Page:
Being fully immersed in higher education is considered to be one of the primary advantages of students living on campus; the same can be true for tenure-track faculty who are focused on their progress toward tenure through research, teaching and service, just as students are focused on their progress toward graduating into their careers.
Living on campus provides tenure-track faculty with enhanced access to resources and colleagues, interacting with other faculty, administrators, students and staff members to stimulate intellectual conversations, collaboration and networking.
Additionally, faculty can be more accessible to their students, which can improve their teaching and advising. This can create a sense of commitment and dedication to the institution. Faculty who live on campus are more likely to feel invested in the success of the college or university, leading to a greater sense of loyalty and motivation to contribute to the institution’s mission.
Living on campus can allow faculty to be more involved in campus life. They can participate in campus events, attend student performances and engage in extracurricular activities. This can help them connect with students and understand their experiences outside the classroom. This knowledge can help professors be more effective in teaching and advising roles.
Living on campus can also give faculty with more time for research and service. Commuting can be time-consuming, especially for those living far from campus. By living on campus, faculty can minimize their commute time and energy, giving them more bandwidth to dedicate to their research and service obligations. This can also improve work-life balance for faculty since they can spend less time commuting, which can free up time for personal activities, exercise and relaxation. Additionally, living on campus can provide community and support, potentially helping reduce stress and burnout.
Colleges and universities nationwide have taken the initiative to appropriate on-campus housing for faculty and their families, often living rent-free among students to build community. This practice is gaining in popularity at larger universities aiming to create more personal, small-campus experiences for students and faculty.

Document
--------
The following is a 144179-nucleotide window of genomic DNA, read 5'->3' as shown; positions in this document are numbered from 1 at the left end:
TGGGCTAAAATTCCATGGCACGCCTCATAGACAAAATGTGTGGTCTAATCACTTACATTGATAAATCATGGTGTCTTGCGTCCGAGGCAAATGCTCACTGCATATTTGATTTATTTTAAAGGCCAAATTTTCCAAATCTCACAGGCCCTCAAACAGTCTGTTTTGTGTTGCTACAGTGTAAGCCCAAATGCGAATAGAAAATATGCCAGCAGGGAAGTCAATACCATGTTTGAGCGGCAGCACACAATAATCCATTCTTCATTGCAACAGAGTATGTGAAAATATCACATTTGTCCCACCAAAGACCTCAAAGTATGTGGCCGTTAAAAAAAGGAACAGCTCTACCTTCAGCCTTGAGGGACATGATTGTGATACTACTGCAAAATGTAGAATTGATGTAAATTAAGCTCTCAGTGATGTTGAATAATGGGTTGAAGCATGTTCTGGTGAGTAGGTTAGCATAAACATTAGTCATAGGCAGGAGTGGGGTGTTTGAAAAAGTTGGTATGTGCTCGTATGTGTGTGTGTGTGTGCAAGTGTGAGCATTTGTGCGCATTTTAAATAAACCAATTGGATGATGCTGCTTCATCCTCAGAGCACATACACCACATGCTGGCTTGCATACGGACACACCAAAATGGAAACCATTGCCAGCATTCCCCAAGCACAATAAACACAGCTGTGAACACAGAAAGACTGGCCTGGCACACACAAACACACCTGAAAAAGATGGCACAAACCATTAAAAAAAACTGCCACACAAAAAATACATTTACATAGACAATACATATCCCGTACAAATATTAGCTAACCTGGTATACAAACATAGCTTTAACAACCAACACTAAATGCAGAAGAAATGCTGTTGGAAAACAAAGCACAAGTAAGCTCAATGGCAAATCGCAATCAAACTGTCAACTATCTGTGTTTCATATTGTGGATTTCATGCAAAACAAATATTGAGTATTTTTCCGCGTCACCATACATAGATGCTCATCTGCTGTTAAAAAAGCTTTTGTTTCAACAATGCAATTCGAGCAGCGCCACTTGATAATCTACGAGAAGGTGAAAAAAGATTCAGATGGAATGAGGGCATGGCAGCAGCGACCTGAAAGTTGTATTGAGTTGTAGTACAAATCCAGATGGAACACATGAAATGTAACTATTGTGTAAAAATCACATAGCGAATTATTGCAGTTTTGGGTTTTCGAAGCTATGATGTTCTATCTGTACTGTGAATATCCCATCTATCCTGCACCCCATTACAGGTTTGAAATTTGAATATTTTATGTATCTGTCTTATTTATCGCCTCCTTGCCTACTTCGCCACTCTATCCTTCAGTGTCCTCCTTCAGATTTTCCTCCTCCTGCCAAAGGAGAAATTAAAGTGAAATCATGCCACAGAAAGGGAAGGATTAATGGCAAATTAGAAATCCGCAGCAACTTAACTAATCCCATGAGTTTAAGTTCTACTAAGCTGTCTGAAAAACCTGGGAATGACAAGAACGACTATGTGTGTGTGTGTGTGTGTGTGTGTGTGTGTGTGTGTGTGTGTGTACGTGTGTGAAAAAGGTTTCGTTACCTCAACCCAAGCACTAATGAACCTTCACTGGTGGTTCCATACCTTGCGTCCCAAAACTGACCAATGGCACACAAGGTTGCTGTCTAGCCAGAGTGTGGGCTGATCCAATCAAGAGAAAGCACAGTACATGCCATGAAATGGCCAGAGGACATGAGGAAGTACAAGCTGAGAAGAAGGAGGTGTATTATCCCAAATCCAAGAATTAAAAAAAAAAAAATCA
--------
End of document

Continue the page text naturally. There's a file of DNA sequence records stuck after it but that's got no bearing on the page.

Although the trend is not common, USA Today reports that about 200 colleges and universities across the United States have developed living-learning programs that include faculty-in-residence to engage students outside of the classroom and allow them to live on campus with others who have similar interests.
Although professors living in the same communities as their students may seem novel, it has been around for several centuries, with Oxford and Cambridge having faculty living with students when founded in the 16th century. Harvard, Yale, Cornell, Duke, UCLA, University of Florida and George Washington University are som universities that house faculty and their families.
It goes without saying that a college education is about more than just what happens in the classroom. When students interact with faculty and see that they have families, hobbies and interests beyond the classroom environment, it helps scaffold the lesson of being a whole person. There’s a tendency for students to assume that successful faculty are often unidimensional (for example, a social work professor only does social work things) when, in fact, most successful faculty are quite multidimensional and enjoy a wonderful work-life balance. It’s one thing for a professor to say that they are multidimensional in the classroom, it’s another to show just how multidimensional they are by living among their students.
Faculty-in-residence programs can promote interaction between students and faculty outside of the traditional classroom setting, with faculty serving as role models, mentors, advisers and leaders in the residential community. Faculty and their families living and interacting with students daily can help enrich the campus living experience for everyone involved. This may be especially true for faculty with children, getting accustomed to the college and university environment years before high school graduation.
Just as living on campus can be beneficial for students, living on campus can also be helpful for professors. It can provide access to resources, increase research and service availability, improve campus life involvement, enhance work-life balance, and create a sense of commitment. These benefits can translate to enhanced research, teaching and service productivity, ultimately benefiting the institution.